Before a stunned crowd of 100,311, Ferrell vaulted from the infield, where he had been drinking heavily, ran across the turf course and planted himself on the main track while the horses were coming down the stretch for the Maryland Breeders’ Cup Stakes. Risking his own life, as well as those of the jockeys and horses in the race, he took a wild swing at Artax, who would go on to win the $1 million Breeders’ Cup Sprint and the 1999 Eclipse Award for outstanding sprinter. With Jockey Jorge Chavez able to steer his mount out of the way at the last second, neither Ferrell nor any of the horses or jockeys were seriously hurt.
Ferrell was arrested and charged with first and second-degree assault, reckless endangerment, resisting arrest, disorderly conduct, trespass and alcohol-related offenses. Able to avoid jail time, he was sentenced to a three-year suspended sentence and five years of probation. He was also ordered to continue psychological counseling and to enroll in a vocational skills training program.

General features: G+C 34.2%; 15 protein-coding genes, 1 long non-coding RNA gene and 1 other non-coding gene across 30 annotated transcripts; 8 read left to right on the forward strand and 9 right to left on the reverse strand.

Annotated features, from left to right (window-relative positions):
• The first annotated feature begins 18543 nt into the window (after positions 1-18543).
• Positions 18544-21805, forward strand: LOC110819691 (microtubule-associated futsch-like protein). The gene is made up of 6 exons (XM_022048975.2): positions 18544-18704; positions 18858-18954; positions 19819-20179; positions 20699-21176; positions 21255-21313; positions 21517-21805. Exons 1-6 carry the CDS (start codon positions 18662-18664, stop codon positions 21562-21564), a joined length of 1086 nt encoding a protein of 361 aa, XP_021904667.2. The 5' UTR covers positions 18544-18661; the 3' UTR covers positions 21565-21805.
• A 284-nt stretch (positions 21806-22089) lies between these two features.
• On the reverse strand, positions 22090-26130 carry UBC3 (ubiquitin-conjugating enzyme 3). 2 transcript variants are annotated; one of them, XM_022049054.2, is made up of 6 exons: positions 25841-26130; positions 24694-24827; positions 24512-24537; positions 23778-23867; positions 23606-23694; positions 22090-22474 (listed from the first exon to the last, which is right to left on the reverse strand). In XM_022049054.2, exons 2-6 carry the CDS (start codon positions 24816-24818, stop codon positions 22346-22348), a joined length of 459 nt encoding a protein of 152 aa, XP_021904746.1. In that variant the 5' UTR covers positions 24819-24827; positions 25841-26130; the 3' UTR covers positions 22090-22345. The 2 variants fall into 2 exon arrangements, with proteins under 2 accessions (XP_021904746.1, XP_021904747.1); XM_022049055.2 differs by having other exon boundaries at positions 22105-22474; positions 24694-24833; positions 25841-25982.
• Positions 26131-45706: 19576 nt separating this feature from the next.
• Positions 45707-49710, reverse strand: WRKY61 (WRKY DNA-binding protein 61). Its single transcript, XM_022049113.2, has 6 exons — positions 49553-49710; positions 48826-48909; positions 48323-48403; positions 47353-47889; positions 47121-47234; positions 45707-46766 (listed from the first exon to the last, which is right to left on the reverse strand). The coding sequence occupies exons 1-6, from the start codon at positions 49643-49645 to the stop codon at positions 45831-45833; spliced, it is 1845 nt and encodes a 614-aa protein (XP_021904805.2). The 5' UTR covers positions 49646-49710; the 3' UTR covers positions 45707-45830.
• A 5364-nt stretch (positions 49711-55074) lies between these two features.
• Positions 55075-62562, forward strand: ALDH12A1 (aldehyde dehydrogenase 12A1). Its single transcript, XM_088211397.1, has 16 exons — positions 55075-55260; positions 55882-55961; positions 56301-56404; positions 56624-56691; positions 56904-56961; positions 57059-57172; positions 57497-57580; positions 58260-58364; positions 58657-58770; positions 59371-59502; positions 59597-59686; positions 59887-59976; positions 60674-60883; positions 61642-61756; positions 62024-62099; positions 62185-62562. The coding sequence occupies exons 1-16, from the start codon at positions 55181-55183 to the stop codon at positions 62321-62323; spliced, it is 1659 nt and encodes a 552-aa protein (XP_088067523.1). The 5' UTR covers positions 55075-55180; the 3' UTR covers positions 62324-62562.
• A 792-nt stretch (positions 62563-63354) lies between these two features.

While idiots like Ferrell are now banned from Pimlico, the Preakness still attracts its fair share of boobs, as shown below.
And speaking of boobs, I really don’t think Adam Jones or any other Birds would complain if the volumptuous Morganna, baseball’s Kissing Bandit, planted one on them at home plate, like she did to Cal Ripken, Jr. at Memorial Stadium back in 1988.
That’s right, the exotic dancer who as a teen used to strip at the Flamingo Club on Baltimore’s Block, bussed Junior before more than 50, 000 fans as he came to bat May 2, 1988 during “Fantastic Fan Night” at Memorial Stadium. (Read more about it in Frederick Rasmussen’s Baltimore Sun report, “Back Story: The night ‘Kissing Band’ came to town.”)
Now that’s what I call an intentional free pass to First Base! (Or perhaps a walk-off boner?)
“MLB Investigating Adam Jones after comments about fans” (CBSSports.com)
“Camden Yards Streaker Was Clad in Undies and a Cape” (Deadspin.com)
Batman Streaker Strikes at Sunday’s Ravens Game (Baltimore Sun)
Baltimore Batman Strikes Again (Deadspin)
Morganna rushes infield and kisses Cal Ripken, 1988 (Baltimore Or Less)